Plaintiff then received a second "Notice of Temporary Flood Insurance Due to Deficient Coverage," which was dated March 7, 2011. This notice was identical to the February 8, 2011, notice, and among other things it advised plaintiff that "you agreed to maintain insurance on your property in the amount and for the period required by your mortgage company." Enclosed was a 90-day binder for replacement flood insurance coverage of $82,200, issued by QBE, with a premium of $780.90, which was to be charged to plaintiff's escrow account. This notice also stated that a one-year insurance policy would be obtained if plaintiff did not obtain the additional "required" coverage and send proof of such coverage in 30 days. It further advised that "Wells Fargo Insurance, Inc. will receive a commission on the insurance we obtain." No explanation for the differences in coverage amounts and premiums was provided. Such additional coverage was thereafter obtained and W. F. Insurance did receive a commission in connection with the force-placed insurance.

Plaintiff avers that defendants knew or should have known that plaintiff was not "required" to purchase the additional flood insurance coverage based on the following:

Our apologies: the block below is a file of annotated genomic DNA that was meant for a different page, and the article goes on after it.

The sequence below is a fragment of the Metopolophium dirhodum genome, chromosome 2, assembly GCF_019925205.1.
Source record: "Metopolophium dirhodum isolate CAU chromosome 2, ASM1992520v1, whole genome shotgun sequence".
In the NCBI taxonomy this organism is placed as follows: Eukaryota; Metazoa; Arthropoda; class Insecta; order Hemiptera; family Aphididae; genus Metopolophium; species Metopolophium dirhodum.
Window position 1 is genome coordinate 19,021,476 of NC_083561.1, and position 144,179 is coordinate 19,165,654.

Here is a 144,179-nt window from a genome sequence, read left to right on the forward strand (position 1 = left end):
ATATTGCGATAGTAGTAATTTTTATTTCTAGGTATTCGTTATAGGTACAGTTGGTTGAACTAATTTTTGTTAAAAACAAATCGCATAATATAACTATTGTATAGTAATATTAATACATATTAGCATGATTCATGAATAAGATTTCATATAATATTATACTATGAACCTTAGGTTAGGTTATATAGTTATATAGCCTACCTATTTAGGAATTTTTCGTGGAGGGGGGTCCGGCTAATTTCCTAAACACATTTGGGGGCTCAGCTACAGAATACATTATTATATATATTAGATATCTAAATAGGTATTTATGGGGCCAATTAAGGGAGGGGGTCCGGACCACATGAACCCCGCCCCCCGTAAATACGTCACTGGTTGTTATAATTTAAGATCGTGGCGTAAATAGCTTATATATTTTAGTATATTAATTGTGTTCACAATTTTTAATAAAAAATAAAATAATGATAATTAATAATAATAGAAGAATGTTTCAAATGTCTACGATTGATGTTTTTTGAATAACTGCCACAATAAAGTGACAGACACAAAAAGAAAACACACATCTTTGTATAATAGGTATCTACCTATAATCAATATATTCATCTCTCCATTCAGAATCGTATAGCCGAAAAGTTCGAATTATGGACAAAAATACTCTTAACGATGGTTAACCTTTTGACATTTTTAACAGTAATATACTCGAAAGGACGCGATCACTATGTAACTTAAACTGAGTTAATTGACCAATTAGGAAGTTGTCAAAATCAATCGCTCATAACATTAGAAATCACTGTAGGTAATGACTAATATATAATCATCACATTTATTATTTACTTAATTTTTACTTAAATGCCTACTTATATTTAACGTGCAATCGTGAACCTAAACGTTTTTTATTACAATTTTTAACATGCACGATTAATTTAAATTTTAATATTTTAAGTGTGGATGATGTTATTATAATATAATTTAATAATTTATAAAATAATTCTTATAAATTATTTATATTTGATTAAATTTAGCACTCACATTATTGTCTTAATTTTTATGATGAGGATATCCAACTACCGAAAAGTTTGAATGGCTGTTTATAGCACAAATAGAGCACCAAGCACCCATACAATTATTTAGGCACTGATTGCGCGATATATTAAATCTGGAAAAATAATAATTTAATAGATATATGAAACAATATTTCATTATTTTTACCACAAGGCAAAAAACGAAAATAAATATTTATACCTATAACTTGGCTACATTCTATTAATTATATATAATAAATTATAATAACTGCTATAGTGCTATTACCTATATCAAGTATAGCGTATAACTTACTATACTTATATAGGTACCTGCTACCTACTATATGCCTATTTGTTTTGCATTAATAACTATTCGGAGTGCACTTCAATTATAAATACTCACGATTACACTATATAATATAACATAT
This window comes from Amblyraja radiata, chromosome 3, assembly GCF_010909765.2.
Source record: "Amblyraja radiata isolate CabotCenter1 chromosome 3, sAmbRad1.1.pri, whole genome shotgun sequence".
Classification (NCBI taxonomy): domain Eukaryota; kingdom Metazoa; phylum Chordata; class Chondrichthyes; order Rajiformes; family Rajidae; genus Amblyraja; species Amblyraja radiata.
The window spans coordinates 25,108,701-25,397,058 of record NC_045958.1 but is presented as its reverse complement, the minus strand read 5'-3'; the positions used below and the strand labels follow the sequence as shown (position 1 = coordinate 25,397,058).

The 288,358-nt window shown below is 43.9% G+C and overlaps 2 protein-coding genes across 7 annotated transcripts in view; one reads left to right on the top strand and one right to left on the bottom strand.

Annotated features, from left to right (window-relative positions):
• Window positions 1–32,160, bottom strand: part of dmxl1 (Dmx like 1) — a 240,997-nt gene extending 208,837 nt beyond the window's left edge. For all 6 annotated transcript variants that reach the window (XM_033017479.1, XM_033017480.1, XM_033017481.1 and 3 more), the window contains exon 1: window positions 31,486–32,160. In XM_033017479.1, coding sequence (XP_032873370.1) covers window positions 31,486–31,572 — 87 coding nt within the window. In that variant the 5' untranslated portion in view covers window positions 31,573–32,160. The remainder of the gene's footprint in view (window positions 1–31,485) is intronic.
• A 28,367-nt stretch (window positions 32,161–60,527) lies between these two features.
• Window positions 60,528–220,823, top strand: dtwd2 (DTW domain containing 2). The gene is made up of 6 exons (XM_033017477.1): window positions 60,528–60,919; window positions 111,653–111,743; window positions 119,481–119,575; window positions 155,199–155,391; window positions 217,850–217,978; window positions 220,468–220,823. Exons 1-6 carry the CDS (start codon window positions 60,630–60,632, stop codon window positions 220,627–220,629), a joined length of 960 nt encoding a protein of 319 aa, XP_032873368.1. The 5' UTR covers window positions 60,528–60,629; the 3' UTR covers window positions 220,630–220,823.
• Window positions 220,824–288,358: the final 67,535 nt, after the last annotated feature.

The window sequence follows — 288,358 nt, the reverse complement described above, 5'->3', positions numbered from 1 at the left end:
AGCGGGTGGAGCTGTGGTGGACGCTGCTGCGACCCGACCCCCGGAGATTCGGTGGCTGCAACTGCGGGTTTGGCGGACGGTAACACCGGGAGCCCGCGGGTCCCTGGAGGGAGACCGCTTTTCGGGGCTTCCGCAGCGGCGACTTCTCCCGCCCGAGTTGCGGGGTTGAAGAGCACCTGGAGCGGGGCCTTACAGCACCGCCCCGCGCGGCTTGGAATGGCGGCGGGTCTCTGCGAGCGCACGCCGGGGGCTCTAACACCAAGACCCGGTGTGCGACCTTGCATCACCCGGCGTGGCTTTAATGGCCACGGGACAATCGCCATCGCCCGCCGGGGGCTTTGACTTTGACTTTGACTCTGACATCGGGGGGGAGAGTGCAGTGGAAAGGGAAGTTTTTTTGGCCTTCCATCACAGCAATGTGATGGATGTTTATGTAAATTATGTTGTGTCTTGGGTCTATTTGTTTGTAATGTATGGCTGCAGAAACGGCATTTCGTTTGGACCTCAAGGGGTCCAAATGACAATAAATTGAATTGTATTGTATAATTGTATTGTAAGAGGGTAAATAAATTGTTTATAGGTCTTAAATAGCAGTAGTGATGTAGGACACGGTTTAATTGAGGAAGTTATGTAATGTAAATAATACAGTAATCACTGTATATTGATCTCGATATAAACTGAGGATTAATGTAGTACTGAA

1. the plain language of plaintiff's mortgage does not require flood insurance in excess of her principal balance;

2. the NFIA and its accompanying regulations do not require flood insurance in excess of a borrower's principal balance;

3. HUD does not require flood insurance in excess of a borrower's principal balance;

4. Victorian Finance did not require flood insurance in excess of plaintiff's principal balance upon originating her mortgage;

5. defendants held and serviced plaintiff's mortgage for ten months, without claiming that plaintiff was "required" to obtain flood insurance for the full replacement cost value of her home;

6. defendants did not and cannot identify any changes in federal law, the mortgage documents, or the circumstances surrounding the loan that justified defendants' representation that plaintiff's coverage suddenly was not adequate and was "less than the coverage required"; and

7. defendants' notice of temporary flood insurance and second notice of temporary flood insurance misrepresented the terms of plaintiff's mortgage, and fraudulently omitted to reference the relevant language of her mortgage, which only requires her to maintain insurance "against loss by floods to the extent required by the Secretary" of HUD.

Plaintiff's complaint advances causes of action against W. F. Bank for (1) violation of the Truth-In-Lending Act ("TILA"), the Real Estate Settlement Procedures Act ("RESPA"), and the Pennsylvania Unfair Trade Practices and Consumer Protection Law ("UTPCPL") and (2) breach of contract, breach of the covenant of good faith and fair dealing, breach of fiduciary duty, and unjust enrichment. W. F. Insurance is named in the counts for violation of RESPA and UTPCPL and the common law claim for unjust enrichment.